IRD:Do you believe that the developments in Bahrain can affect the civil society movements in the Persian Gulf region and in particular in Saudi Arabia?
JH:While people in Gulf countries have expressed their horror at the crackdown on Bahraini citizens, they also have demonstrated little explicit or organized support for their cause, apart from a few Shiite Islamists in Kuwait. The link between Bahraini protesters and their Saudi counterparts is difficult to assess, but the situation in the Eastern Province seems to be similar to the one in Bahrain, with a pro-reform majority pushing forward its national agenda and a disaffected minority undoubtedly looking at how much their friends in Bahrain will be able to achieve.
IRD: Do you see any possibility for genuine reform (particularly by the young crown prince) in Bahrain and a peaceful political process to solve the crisis?
JH:Prospects of renewed dialogue are bleak. It would have to be built on the Crown Prince’s failed dialogue last year, which the regime has conveniently blamed on the opposition's intransigence. There was some hope that the Bassiouni investigation would generate a genuine soul-searching on the part of all concerned about what went wrong, but implementation of the report’s recommendations has largely been unilateral and remains very limited in scope.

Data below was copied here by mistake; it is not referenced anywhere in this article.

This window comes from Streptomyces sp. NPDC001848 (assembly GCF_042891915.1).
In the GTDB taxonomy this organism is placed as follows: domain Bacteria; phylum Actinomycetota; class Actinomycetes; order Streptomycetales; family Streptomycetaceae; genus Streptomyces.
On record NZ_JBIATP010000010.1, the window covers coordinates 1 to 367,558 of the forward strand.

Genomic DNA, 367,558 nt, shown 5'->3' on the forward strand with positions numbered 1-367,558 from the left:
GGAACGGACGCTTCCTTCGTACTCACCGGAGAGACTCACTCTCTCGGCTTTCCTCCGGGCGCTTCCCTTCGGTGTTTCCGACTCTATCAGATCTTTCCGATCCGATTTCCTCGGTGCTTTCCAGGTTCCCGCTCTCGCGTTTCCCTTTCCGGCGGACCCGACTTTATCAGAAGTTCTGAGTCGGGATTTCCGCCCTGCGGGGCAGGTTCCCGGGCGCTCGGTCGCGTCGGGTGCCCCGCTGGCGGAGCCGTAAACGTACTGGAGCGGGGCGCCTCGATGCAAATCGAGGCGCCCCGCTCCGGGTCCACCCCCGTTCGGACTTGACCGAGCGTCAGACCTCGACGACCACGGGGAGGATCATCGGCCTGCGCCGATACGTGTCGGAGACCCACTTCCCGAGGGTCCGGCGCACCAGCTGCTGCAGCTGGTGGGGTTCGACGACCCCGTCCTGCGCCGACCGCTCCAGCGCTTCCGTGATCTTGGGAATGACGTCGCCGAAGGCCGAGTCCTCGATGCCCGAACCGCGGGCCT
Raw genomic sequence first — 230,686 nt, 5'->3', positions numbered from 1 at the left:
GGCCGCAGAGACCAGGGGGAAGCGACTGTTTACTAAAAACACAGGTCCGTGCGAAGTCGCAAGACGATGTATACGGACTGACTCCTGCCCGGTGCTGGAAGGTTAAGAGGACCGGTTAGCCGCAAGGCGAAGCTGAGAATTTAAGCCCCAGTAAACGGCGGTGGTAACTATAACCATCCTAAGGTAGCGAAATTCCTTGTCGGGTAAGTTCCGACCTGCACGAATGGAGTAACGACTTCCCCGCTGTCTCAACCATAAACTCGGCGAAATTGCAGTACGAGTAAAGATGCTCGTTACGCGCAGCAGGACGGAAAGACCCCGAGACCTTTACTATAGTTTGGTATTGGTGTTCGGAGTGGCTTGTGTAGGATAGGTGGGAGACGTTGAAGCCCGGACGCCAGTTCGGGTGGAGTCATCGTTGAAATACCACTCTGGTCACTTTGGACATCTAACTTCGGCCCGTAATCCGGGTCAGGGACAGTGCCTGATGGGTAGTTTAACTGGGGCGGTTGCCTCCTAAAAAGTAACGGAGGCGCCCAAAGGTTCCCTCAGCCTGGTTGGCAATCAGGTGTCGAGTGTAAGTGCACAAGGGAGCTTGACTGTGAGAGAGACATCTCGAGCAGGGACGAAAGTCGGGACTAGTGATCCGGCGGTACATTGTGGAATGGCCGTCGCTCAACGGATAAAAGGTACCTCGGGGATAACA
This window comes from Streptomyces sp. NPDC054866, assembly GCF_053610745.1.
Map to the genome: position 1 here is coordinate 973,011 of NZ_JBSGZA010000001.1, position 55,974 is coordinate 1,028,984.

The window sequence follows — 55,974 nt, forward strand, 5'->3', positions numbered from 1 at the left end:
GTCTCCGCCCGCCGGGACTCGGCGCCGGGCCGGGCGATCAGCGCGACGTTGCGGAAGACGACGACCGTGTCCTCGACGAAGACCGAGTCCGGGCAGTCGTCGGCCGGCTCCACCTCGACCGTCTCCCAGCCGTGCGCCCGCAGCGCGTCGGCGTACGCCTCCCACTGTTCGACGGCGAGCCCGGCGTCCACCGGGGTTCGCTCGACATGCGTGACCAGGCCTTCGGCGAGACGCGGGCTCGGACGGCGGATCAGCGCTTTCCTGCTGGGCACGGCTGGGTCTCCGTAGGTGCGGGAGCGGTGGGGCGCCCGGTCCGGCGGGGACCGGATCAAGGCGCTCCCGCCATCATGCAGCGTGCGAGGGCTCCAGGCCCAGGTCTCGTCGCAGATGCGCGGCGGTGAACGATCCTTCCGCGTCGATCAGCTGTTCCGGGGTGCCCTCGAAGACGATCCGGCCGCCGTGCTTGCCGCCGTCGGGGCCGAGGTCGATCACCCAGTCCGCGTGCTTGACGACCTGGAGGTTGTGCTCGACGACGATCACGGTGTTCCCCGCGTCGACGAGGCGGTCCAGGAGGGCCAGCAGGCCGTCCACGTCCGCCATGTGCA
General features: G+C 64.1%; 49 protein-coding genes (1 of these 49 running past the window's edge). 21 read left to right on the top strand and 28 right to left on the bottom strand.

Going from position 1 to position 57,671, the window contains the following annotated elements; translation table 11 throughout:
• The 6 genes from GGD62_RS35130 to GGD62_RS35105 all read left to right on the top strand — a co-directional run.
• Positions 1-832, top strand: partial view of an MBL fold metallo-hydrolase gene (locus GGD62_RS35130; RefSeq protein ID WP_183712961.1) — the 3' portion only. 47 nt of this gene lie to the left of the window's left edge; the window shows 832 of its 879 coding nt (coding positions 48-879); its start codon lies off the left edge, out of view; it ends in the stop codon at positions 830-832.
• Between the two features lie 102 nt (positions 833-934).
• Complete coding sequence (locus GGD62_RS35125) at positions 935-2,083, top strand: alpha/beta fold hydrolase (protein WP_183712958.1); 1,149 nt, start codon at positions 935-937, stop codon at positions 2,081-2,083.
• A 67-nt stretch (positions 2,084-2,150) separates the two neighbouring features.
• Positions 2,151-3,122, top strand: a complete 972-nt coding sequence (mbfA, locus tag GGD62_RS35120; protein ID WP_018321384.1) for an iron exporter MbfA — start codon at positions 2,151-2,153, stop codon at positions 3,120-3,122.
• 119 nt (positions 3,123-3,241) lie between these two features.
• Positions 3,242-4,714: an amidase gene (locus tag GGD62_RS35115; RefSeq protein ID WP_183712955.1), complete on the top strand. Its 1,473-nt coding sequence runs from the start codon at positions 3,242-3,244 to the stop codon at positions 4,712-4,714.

Too much hope is staked on this dialogue, as if it could solve the crisis by producing a magic formula. No comprehensive solution will be found unless and until dialogue is inclusive and continual, not haphazard and imposed by the regime. This will require a partnership approach, and support in the form of Western technical expertise for key reform files, such as police reform and media reform.
IRD:Do you believe that the Bahraini crisis has received the due coverage in the international media?
JH:It is impossible to judge what media coverage a crisis deserves, as it is not the way media works, but what is certain is that in the case of Bahrain there has been a classic media war, since all sides know that ultimately regimes fall when they lose their international legitimacy and support. The Bahraini government is used to carrying out public-relations exercises; it has hired PR consultants to enhance its image and reputation abroad while lashing out at media coverage of the uprising and restricting access to foreign journalists. It is now paying the decades-old price for exiling its opposition rather than dealing with it, as it faces the real challenge of an opposition movement bred on and conversant in Western notions of democracy, whose rhetoric and reasoning, no matter how radical or uncompromising, are equally if not more convincing than the government's line.